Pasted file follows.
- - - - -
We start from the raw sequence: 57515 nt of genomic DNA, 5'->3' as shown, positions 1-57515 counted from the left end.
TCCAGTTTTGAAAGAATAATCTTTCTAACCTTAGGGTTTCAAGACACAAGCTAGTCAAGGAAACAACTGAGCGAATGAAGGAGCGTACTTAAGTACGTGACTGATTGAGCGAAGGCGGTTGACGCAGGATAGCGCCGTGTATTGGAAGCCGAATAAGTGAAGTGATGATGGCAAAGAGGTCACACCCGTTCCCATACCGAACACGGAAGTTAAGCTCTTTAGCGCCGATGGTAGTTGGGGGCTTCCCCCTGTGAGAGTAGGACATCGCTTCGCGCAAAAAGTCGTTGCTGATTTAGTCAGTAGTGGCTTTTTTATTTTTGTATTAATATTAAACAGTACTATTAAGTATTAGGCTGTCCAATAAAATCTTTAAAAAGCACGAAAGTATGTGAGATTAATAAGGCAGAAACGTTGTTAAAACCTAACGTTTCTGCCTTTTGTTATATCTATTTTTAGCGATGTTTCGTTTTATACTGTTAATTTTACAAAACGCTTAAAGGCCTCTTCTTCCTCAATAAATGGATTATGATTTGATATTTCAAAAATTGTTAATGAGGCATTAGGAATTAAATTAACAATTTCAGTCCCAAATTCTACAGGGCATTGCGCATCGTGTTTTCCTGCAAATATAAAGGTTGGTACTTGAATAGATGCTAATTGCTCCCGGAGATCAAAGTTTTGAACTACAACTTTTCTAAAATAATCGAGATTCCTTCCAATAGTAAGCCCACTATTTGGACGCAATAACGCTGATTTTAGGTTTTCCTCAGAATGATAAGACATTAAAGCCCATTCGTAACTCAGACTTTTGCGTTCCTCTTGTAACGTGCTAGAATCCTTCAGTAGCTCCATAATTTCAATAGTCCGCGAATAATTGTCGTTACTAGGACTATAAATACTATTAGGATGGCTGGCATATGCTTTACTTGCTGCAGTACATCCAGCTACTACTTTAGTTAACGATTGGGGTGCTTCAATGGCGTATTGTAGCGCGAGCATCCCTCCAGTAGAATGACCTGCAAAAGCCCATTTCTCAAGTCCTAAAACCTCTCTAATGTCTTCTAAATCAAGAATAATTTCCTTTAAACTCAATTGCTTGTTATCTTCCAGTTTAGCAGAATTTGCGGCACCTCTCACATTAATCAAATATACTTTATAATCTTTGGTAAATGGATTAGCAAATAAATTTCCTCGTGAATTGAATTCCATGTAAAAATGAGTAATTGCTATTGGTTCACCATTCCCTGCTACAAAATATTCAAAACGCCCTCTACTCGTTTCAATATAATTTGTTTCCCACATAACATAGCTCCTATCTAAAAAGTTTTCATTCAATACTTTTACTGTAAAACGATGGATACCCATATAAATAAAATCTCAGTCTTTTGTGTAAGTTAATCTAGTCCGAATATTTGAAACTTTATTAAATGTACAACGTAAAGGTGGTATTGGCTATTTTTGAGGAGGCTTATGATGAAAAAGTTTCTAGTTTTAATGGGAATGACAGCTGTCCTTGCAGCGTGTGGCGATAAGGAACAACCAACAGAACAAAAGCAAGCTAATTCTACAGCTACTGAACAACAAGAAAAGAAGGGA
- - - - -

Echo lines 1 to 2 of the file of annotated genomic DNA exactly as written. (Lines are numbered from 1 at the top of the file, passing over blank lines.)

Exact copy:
We start from the raw sequence: 57515 nt of genomic DNA, 5'->3' as shown, positions 1-57515 counted from the left end.
TCCAGTTTTGAAAGAATAATCTTTCTAACCTTAGGGTTTCAAGACACAAGCTAGTCAAGGAAACAACTGAGCGAATGAAGGAGCGTACTTAAGTACGTGACTGATTGAGCGAAGGCGGTTGACGCAGGATAGCGCCGTGTATTGGAAGCCGAATAAGTGAAGTGATGATGGCAAAGAGGTCACACCCGTTCCCATACCGAACACGGAAGTTAAGCTCTTTAGCGCCGATGGTAGTTGGGGGCTTCCCCCTGTGAGAGTAGGACATCGCTTCGCGCAAAAAGTCGTTGCTGATTTAGTCAGTAGTGGCTTTTTTATTTTTGTATTAATATTAAACAGTACTATTAAGTATTAGGCTGTCCAATAAAATCTTTAAAAAGCACGAAAGTATGTGAGATTAATAAGGCAGAAACGTTGTTAAAACCTAACGTTTCTGCCTTTTGTTATATCTATTTTTAGCGATGTTTCGTTTTATACTGTTAATTTTACAAAACGCTTAAAGGCCTCTTCTTCCTCAATAAATGGATTATGATTTGATATTTCAAAAATTGTTAATGAGGCATTAGGAATTAAATTAACAATTTCAGTCCCAAATTCTACAGGGCATTGCGCATCGTGTTTTCCTGCAAATATAAAGGTTGGTACTTGAATAGATGCTAATTGCTCCCGGAGATCAAAGTTTTGAACTACAACTTTTCTAAAATAATCGAGATTCCTTCCAATAGTAAGCCCACTATTTGGACGCAATAACGCTGATTTTAGGTTTTCCTCAGAATGATAAGACATTAAAGCCCATTCGTAACTCAGACTTTTGCGTTCCTCTTGTAACGTGCTAGAATCCTTCAGTAGCTCCATAATTTCAATAGTCCGCGAATAATTGTCGTTACTAGGACTATAAATACTATTAGGATGGCTGGCATATGCTTTACTTGCTGCAGTACATCCAGCTACTACTTTAGTTAACGATTGGGGTGCTTCAATGGCGTATTGTAGCGCGAGCATCCCTCCAGTAGAATGACCTGCAAAAGCCCATTTCTCAAGTCCTAAAACCTCTCTAATGTCTTCTAAATCAAGAATAATTTCCTTTAAACTCAATTGCTTGTTATCTTCCAGTTTAGCAGAATTTGCGGCACCTCTCACATTAATCAAATATACTTTATAATCTTTGGTAAATGGATTAGCAAATAAATTTCCTCGTGAATTGAATTCCATGTAAAAATGAGTAATTGCTATTGGTTCACCATTCCCTGCTACAAAATATTCAAAACGCCCTCTACTCGTTTCAATATAATTTGTTTCCCACATAACATAGCTCCTATCTAAAAAGTTTTCATTCAATACTTTTACTGTAAAACGATGGATACCCATATAAATAAAATCTCAGTCTTTTGTGTAAGTTAATCTAGTCCGAATATTTGAAACTTTATTAAATGTACAACGTAAAGGTGGTATTGGCTATTTTTGAGGAGGCTTATGATGAAAAAGTTTCTAGTTTTAATGGGAATGACAGCTGTCCTTGCAGCGTGTGGCGATAAGGAACAACCAACAGAACAAAAGCAAGCTAATTCTACAGCTACTGAACAACAAGAAAAGAAGGGA